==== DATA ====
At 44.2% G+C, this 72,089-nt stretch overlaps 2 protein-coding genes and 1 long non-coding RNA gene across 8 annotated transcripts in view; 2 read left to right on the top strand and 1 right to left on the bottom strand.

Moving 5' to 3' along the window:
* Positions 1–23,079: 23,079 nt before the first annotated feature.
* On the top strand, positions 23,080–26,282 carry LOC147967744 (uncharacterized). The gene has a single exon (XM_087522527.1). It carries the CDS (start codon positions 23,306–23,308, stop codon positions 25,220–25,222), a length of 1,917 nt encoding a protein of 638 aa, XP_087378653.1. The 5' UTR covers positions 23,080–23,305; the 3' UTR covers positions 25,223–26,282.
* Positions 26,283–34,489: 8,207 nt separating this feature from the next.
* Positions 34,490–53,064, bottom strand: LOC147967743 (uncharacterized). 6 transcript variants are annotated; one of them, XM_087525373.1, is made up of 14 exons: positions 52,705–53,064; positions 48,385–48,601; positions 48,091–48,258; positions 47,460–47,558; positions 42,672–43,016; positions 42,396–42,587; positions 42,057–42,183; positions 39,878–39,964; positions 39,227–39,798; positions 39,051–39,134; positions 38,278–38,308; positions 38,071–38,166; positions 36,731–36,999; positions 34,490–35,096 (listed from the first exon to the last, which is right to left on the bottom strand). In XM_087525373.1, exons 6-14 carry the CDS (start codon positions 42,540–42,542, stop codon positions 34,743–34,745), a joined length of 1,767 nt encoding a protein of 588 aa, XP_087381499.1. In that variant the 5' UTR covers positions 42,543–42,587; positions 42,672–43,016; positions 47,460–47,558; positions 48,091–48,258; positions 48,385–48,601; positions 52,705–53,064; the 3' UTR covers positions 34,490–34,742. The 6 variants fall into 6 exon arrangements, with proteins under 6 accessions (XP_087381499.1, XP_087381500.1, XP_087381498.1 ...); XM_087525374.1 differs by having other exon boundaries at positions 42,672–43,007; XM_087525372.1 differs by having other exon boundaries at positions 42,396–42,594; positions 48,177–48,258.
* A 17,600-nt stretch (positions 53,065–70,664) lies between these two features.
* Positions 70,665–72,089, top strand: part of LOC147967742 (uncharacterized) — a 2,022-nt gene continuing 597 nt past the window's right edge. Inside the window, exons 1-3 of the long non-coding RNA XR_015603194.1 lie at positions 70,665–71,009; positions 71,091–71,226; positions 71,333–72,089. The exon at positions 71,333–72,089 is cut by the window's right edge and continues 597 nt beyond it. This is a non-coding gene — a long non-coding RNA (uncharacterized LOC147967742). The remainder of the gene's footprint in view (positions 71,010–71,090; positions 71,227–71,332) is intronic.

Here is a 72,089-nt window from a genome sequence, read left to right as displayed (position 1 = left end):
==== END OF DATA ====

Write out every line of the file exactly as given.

At 44.2% G+C, this 72,089-nt stretch overlaps 2 protein-coding genes and 1 long non-coding RNA gene across 8 annotated transcripts in view; 2 read left to right on the top strand and 1 right to left on the bottom strand.

Moving 5' to 3' along the window:
* Positions 1–23,079: 23,079 nt before the first annotated feature.
* On the top strand, positions 23,080–26,282 carry LOC147967744 (uncharacterized). The gene has a single exon (XM_087522527.1). It carries the CDS (start codon positions 23,306–23,308, stop codon positions 25,220–25,222), a length of 1,917 nt encoding a protein of 638 aa, XP_087378653.1. The 5' UTR covers positions 23,080–23,305; the 3' UTR covers positions 25,223–26,282.
* Positions 26,283–34,489: 8,207 nt separating this feature from the next.
* Positions 34,490–53,064, bottom strand: LOC147967743 (uncharacterized). 6 transcript variants are annotated; one of them, XM_087525373.1, is made up of 14 exons: positions 52,705–53,064; positions 48,385–48,601; positions 48,091–48,258; positions 47,460–47,558; positions 42,672–43,016; positions 42,396–42,587; positions 42,057–42,183; positions 39,878–39,964; positions 39,227–39,798; positions 39,051–39,134; positions 38,278–38,308; positions 38,071–38,166; positions 36,731–36,999; positions 34,490–35,096 (listed from the first exon to the last, which is right to left on the bottom strand). In XM_087525373.1, exons 6-14 carry the CDS (start codon positions 42,540–42,542, stop codon positions 34,743–34,745), a joined length of 1,767 nt encoding a protein of 588 aa, XP_087381499.1. In that variant the 5' UTR covers positions 42,543–42,587; positions 42,672–43,016; positions 47,460–47,558; positions 48,091–48,258; positions 48,385–48,601; positions 52,705–53,064; the 3' UTR covers positions 34,490–34,742. The 6 variants fall into 6 exon arrangements, with proteins under 6 accessions (XP_087381499.1, XP_087381500.1, XP_087381498.1 ...); XM_087525374.1 differs by having other exon boundaries at positions 42,672–43,007; XM_087525372.1 differs by having other exon boundaries at positions 42,396–42,594; positions 48,177–48,258.
* A 17,600-nt stretch (positions 53,065–70,664) lies between these two features.
* Positions 70,665–72,089, top strand: part of LOC147967742 (uncharacterized) — a 2,022-nt gene continuing 597 nt past the window's right edge. Inside the window, exons 1-3 of the long non-coding RNA XR_015603194.1 lie at positions 70,665–71,009; positions 71,091–71,226; positions 71,333–72,089. The exon at positions 71,333–72,089 is cut by the window's right edge and continues 597 nt beyond it. This is a non-coding gene — a long non-coding RNA (uncharacterized LOC147967742). The remainder of the gene's footprint in view (positions 71,010–71,090; positions 71,227–71,332) is intronic.

Here is a 72,089-nt window from a genome sequence, read left to right as displayed (position 1 = left end):